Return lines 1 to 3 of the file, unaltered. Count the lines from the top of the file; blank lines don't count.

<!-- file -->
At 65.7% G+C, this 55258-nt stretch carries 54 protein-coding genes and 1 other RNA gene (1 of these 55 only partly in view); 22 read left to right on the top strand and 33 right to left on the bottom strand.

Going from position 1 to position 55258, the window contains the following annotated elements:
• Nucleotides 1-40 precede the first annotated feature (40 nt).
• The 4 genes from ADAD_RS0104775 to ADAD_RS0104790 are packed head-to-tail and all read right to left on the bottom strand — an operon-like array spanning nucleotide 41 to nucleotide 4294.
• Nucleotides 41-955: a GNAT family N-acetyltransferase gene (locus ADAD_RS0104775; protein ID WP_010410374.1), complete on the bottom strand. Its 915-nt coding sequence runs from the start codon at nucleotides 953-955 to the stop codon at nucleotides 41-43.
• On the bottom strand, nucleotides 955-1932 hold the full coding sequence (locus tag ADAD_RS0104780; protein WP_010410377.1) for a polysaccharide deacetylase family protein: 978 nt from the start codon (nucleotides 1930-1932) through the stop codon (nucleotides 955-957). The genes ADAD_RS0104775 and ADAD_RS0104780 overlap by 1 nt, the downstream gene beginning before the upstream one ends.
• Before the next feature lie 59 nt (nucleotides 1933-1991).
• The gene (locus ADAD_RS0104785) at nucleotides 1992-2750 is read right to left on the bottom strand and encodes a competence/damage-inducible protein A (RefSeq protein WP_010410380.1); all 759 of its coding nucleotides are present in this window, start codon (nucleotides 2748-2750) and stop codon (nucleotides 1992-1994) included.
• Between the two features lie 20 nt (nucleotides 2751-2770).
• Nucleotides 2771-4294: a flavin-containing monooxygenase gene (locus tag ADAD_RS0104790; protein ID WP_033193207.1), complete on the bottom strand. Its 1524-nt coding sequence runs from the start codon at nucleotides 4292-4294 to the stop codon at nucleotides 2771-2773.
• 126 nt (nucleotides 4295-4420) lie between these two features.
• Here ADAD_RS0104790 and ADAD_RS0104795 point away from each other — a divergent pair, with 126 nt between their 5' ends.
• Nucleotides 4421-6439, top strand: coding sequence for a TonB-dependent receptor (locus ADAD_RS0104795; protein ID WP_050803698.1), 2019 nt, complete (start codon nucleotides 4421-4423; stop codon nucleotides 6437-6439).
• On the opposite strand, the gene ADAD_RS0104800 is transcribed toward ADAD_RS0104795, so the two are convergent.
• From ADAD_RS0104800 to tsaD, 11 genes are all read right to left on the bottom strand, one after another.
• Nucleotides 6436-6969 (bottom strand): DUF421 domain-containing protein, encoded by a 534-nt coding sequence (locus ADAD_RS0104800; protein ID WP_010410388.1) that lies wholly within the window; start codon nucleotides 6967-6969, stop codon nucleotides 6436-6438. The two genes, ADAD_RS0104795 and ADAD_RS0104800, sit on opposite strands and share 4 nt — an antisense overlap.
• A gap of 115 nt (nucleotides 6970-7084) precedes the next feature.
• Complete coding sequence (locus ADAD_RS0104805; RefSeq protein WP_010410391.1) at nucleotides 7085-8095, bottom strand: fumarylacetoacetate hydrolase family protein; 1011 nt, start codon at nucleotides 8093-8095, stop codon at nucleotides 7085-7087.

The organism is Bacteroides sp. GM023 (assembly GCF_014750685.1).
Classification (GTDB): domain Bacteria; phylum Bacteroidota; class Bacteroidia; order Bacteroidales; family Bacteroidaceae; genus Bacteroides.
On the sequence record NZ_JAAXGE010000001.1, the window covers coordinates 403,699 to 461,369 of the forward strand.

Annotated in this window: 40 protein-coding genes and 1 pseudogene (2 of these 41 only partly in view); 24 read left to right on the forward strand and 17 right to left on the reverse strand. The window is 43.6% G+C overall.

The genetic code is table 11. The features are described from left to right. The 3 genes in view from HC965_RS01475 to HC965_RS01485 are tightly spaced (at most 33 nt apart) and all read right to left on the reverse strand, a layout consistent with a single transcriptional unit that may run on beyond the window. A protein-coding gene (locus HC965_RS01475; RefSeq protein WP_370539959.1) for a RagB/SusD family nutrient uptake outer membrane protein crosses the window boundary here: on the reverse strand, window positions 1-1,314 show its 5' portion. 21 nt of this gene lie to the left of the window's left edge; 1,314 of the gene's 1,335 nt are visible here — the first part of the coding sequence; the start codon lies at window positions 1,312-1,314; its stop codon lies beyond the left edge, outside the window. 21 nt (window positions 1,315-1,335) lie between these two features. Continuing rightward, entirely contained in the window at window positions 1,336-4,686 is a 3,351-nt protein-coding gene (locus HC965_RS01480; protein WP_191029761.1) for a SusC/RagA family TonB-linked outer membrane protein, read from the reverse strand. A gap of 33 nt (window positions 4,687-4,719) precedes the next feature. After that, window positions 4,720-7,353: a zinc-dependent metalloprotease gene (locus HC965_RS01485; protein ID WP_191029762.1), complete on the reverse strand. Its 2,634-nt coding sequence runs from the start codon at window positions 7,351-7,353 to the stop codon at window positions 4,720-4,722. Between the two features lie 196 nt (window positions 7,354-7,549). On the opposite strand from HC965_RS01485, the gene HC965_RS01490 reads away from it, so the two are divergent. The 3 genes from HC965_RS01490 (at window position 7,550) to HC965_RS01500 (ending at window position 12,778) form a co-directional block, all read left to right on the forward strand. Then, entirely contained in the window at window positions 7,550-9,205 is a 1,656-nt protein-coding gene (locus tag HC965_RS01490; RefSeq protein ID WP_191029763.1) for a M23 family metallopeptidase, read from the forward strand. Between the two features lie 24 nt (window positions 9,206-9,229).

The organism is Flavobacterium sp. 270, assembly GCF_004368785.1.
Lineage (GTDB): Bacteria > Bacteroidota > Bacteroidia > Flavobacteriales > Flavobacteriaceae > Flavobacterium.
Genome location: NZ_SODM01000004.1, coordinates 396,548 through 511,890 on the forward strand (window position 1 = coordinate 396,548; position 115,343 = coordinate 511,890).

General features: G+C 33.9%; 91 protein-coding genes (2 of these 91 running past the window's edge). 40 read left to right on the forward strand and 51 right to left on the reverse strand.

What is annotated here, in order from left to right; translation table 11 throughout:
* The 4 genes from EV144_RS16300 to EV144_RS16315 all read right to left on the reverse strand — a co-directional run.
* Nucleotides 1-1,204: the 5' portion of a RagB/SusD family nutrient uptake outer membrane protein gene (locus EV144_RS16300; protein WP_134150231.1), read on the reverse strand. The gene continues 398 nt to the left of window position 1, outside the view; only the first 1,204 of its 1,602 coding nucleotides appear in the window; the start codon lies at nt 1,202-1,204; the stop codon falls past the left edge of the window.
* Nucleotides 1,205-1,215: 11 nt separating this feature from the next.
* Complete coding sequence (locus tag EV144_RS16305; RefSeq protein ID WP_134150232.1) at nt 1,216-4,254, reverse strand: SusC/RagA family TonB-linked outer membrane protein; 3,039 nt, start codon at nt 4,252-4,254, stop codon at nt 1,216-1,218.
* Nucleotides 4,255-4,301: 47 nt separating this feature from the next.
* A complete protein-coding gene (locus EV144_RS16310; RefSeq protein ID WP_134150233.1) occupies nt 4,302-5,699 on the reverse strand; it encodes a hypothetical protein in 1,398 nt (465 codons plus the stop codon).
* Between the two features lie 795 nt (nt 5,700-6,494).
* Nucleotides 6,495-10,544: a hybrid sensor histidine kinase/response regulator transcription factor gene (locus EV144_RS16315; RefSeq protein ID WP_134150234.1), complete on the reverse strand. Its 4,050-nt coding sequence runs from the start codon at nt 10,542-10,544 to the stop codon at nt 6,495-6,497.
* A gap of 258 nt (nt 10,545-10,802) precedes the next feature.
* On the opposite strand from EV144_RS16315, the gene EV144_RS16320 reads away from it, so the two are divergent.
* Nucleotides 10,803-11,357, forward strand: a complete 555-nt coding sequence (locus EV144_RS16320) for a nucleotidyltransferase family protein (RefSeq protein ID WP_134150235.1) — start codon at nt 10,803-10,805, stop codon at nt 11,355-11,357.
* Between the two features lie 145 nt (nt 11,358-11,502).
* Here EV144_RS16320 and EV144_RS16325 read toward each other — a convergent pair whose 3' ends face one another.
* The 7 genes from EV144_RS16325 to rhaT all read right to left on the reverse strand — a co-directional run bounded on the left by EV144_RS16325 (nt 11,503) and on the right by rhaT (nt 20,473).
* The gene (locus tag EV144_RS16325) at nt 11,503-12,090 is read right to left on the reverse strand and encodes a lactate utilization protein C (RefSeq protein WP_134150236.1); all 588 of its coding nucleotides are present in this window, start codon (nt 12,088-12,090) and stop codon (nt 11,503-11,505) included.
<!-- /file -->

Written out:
At 65.7% G+C, this 55258-nt stretch carries 54 protein-coding genes and 1 other RNA gene (1 of these 55 only partly in view); 22 read left to right on the top strand and 33 right to left on the bottom strand.

Going from position 1 to position 55258, the window contains the following annotated elements:
• Nucleotides 1-40 precede the first annotated feature (40 nt).